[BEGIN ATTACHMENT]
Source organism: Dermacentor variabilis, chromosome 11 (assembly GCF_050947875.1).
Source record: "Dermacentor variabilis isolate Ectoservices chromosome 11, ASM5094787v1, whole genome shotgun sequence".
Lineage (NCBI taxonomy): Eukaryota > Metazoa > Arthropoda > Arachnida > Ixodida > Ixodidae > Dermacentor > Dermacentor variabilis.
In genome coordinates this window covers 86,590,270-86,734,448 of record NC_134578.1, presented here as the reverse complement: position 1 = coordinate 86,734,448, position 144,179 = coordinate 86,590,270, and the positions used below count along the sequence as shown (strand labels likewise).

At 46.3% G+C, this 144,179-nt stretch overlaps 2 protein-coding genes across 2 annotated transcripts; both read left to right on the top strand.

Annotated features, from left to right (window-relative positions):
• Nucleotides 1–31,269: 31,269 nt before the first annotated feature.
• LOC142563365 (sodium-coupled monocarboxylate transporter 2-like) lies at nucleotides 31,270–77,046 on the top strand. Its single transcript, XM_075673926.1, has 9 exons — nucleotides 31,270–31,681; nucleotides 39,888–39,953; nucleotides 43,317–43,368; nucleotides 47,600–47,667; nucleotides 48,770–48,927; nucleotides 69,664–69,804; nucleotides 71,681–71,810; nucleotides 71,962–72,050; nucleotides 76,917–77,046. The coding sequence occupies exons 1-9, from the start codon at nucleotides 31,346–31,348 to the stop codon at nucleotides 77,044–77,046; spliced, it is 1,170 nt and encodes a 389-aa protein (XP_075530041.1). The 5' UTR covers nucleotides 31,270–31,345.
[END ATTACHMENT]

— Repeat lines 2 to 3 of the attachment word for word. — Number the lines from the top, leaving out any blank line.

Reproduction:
Source record: "Dermacentor variabilis isolate Ectoservices chromosome 11, ASM5094787v1, whole genome shotgun sequence".
Lineage (NCBI taxonomy): Eukaryota > Metazoa > Arthropoda > Arachnida > Ixodida > Ixodidae > Dermacentor > Dermacentor variabilis.